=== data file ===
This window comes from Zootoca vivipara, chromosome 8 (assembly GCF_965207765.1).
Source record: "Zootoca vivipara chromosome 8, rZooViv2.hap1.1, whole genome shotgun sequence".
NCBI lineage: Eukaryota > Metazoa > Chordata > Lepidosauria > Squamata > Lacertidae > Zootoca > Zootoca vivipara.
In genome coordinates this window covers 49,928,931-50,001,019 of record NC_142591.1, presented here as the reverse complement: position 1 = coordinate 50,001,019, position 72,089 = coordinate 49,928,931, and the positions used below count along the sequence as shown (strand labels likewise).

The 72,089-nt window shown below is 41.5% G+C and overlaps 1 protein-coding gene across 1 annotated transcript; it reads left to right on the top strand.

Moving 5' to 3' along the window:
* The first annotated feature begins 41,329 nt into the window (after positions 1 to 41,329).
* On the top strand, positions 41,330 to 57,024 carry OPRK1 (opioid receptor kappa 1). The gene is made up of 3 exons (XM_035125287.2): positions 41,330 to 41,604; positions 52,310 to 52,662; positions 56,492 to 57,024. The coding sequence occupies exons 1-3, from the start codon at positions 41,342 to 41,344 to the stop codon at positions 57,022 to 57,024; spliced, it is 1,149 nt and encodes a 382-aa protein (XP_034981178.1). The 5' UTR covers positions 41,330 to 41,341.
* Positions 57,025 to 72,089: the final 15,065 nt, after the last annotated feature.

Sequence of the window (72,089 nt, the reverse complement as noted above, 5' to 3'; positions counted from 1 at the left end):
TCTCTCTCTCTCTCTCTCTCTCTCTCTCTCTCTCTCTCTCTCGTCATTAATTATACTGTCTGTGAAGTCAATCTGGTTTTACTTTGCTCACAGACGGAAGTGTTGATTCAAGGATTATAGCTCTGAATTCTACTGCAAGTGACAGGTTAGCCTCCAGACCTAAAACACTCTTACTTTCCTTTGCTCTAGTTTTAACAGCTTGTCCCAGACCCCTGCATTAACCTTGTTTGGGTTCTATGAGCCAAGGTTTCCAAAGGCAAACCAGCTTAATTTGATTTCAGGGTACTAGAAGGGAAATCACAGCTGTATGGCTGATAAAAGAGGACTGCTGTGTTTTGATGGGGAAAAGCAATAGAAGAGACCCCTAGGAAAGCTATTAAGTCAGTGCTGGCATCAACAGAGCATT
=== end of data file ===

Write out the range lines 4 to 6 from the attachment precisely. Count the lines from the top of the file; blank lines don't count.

In genome coordinates this window covers 49,928,931-50,001,019 of record NC_142591.1, presented here as the reverse complement: position 1 = coordinate 50,001,019, position 72,089 = coordinate 49,928,931, and the positions used below count along the sequence as shown (strand labels likewise).

The 72,089-nt window shown below is 41.5% G+C and overlaps 1 protein-coding gene across 1 annotated transcript; it reads left to right on the top strand.

Moving 5' to 3' along the window: